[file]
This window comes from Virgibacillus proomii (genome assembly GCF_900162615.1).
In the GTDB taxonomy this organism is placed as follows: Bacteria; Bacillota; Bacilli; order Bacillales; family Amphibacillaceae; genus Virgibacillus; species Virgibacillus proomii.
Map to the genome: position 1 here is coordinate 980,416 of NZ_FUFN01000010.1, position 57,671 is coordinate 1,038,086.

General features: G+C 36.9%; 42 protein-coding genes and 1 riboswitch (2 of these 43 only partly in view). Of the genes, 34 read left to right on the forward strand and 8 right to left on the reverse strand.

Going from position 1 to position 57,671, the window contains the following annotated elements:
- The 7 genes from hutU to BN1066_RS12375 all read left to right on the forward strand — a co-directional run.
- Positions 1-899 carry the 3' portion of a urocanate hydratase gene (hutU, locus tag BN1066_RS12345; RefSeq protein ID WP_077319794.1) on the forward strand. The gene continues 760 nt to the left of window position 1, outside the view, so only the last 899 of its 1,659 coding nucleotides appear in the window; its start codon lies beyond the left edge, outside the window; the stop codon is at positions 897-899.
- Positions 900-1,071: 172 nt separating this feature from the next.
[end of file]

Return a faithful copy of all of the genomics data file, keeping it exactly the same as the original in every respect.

This window comes from Virgibacillus proomii (genome assembly GCF_900162615.1).
In the GTDB taxonomy this organism is placed as follows: Bacteria; Bacillota; Bacilli; order Bacillales; family Amphibacillaceae; genus Virgibacillus; species Virgibacillus proomii.
Map to the genome: position 1 here is coordinate 980,416 of NZ_FUFN01000010.1, position 57,671 is coordinate 1,038,086.

General features: G+C 36.9%; 42 protein-coding genes and 1 riboswitch (2 of these 43 only partly in view). Of the genes, 34 read left to right on the forward strand and 8 right to left on the reverse strand.

Going from position 1 to position 57,671, the window contains the following annotated elements:
- The 7 genes from hutU to BN1066_RS12375 all read left to right on the forward strand — a co-directional run.
- Positions 1-899 carry the 3' portion of a urocanate hydratase gene (hutU, locus tag BN1066_RS12345; RefSeq protein ID WP_077319794.1) on the forward strand. The gene continues 760 nt to the left of window position 1, outside the view, so only the last 899 of its 1,659 coding nucleotides appear in the window; its start codon lies beyond the left edge, outside the window; the stop codon is at positions 897-899.
- Positions 900-1,071: 172 nt separating this feature from the next.